In the years since the portraits of St. Denis and Shawn were created, the Pillow has hosted performers from around the world and shared many diverse dance forms not often seen outside the borders of their country of origin. There is no doubt that dance can broaden its audience’s frame of reference and, hopefully, increase its appreciation of cultures different from one’s own. What began with Denishawn traveling to other countries and bringing home dance styles that they learned abroad, eventually evolved into Shawn booking non-white performers of various non-euro-centric styles at Jacob’s Pillow. One could argue that he built bridges to white audiences for non-white performers, though it is also worth noting that the lion’s share of “ethnic dance” teaching at the Pillow was carried out by La Meri, the white American soloist known for her Spanish and East Indian dancing.
In an interview with Jac Venza for PBS in 1969 (featured in the PillowVoices podcast, episode 9, “Ted Shawn, Jacob’s Pillow Founder, In His Own Words”), Ted Shawn discusses his “ethnic” dances in this way: “Now, some people thought that I just copied things, but no, I studied the original, absorbed the original, and then I did a creative choreography, based upon this original material. True to it, but not in any way an imitation of it. And this is always what we did with the ethnic material.”
This understanding of ownership—from the Euro-dominant/colonizer perspective, negates a vital piece of the puzzle, which is lived experience. A dance from a particular culture is more than steps. It is more than learning to move in a certain style, with music related to that style and culture. The form is an expression and an extension of living in the world, with the physical attributes, communities, and traditions from which the dance is derived. This is a point of learning for white artists, students, and academics, particularly when looking at and working to reconcile the impact of ‘dance pioneers’ in the United States, who founded many of the systems and spaces that support dance. As we work to develop lenses of equity and try to include all genres in the canon, we must include lineage in the conversation.
There are at least two streams of lineage in this equation, however. One is the origin culture of the dance, while another is the origin culture of the dancer/choreographer. When Denishawn and others like La Meri were traveling to India, for example, the sub-continent was under British rule (held until 1947). The dominance of colonial culture and the daily acceptance of white people taking Indian art and artifacts from origin cultures went unquestioned. One could say that these modern dance pioneers were imposing their culture—a culture of appropriation—on the places to which they traveled. And their travel was facilitated by the occupation of their own culture of origin.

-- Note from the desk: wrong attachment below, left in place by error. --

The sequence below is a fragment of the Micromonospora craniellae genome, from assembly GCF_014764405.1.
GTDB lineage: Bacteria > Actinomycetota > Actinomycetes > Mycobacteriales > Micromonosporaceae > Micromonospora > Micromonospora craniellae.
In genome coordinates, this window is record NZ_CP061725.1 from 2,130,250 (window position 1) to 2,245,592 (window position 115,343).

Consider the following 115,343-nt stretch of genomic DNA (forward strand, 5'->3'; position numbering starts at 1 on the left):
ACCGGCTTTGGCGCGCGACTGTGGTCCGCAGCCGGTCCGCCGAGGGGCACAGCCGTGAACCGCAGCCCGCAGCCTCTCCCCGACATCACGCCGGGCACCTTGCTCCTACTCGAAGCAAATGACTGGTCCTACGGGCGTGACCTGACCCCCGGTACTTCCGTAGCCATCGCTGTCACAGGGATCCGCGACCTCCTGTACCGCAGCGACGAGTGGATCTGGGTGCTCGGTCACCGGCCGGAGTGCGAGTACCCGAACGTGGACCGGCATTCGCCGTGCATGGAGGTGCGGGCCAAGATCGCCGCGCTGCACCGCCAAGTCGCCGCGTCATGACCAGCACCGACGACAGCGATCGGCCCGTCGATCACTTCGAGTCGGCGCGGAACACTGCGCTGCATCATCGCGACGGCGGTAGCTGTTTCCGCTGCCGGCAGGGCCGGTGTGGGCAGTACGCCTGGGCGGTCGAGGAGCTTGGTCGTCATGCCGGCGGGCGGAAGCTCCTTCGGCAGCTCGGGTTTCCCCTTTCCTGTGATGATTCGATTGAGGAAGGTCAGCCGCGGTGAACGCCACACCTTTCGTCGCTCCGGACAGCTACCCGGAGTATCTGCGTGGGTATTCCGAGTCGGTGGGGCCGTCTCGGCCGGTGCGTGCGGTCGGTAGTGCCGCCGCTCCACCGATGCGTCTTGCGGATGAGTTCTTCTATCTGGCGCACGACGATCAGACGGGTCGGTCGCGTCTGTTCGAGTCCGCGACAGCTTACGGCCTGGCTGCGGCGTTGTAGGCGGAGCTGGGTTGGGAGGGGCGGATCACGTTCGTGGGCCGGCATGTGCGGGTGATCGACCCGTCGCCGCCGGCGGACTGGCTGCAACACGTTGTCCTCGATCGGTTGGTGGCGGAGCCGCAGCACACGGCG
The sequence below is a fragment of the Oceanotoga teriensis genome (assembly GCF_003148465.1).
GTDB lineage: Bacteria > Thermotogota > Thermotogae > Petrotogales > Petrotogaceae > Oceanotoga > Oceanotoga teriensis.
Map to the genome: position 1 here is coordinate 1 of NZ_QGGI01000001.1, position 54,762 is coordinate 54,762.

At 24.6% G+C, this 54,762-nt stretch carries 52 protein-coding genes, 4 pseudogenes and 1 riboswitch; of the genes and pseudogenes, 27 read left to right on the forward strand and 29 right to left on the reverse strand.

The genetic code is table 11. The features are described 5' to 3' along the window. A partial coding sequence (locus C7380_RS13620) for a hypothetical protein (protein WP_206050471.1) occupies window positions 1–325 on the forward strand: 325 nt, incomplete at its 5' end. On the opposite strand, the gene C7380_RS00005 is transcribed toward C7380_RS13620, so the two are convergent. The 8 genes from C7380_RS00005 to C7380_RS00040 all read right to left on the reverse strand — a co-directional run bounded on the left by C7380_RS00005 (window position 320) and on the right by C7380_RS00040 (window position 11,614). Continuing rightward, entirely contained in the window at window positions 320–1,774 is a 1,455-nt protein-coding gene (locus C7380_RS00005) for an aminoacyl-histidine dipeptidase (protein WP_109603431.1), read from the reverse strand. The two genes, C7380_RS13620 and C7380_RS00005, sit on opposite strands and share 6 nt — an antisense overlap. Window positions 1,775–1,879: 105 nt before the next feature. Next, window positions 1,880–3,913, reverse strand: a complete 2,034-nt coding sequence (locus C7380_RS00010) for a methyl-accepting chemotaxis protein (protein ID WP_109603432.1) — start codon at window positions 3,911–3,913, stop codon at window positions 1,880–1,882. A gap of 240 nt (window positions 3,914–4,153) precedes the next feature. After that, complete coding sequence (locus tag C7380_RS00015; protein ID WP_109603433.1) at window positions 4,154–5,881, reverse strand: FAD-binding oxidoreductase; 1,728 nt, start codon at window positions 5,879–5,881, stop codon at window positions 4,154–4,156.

And yet, as we will explore below in the section Dance as Cultural Exchange, it is human nature to want to share dances and movement across cultural divides. This further complicates such investigations. However, many dancers and choreographers did not simply study with masters of various cultural dance forms. Many Western artists presented works in costumes of the cultures from which they derived inspiration, thereby directly referencing and appropriating those cultures, and some of these works continue to be staged. We must also talk about how lineage is conveyed, taught, and held, as this is yet another layer of appropriation. For if Shawn was inspired by studying with, for example, a Japanese Kabuki master, his choreography of that experience reflects a brush with that lineage. He is not part of or a holder of that lineage. And then if he sets his choreography on white dancers and that work enters the repertory of a white company, effectively any first-hand understanding of the form itself disappears. The same holds true for La Meri teaching “ethnic dances,” like Javanese dances, to students at the Pillow. While La Meri studied with dance masters in Java, her understanding of the culture was second-hand.
Referring back to the example of Martha Graham, a next-generation Denishawn dancer, both El Penitente and Primitive Mysteries were inspired by Graham’s experience of others’ rituals but did not in any way overtly refer to them. The difference being, that while Denishawn approximated the movement and costume of the cultures they were inspired by, Graham translated her experience through her body, her technique, and signature costuming and music composition by Louis Horst. The pieces convey a ritual, performed by the specific group on stage, not an indigenous ritual re-imagined on white bodies for a white audience.
In that same interview with Jac Venza, Shawn went on to convey a narrative that others have articulated as well—that dance somehow exists outside the confines of race, creed, and class. This perspective weaves a utopic view of dancers coming together, in spaces like the Pillow, and then transcending the structures of society. The idea is that the act of dancing levels the inequities of society itself. However, this is a notion that only people who enter every space with the freedom of white privilege can dream to be true.
In this exploration, I do not aim to dismiss the important work of cultural sharing and of importing art and artists from around the globe to perform for mostly American audiences at the Pillow. However, even as I suggest below that you view some of the works housed in the “Cultural” dance vertical of the Dance Interactive as evidence of such undertakings, I acknowledge the ghettoization of such forms. For here, too, we run into the problematics of language—and once again we come to this question: Can art and dance artifacts amend history—not edit, not fix, but amend?
Perhaps the larger question is: What would be the best solution for how to present works from cultures other than our own? To organize each form into much smaller, but more specific genres might remove it from a larger conversation and minimize the potency of ‘belonging’—but lumping all non-Eurocentric forms into one group is to contextualize them only in terms of what they are not. This is currently a hot topic that decolonizing-arts-initiatives are undertaking. I look forward to a time when this essay is amended to reflect the outcomes of that work.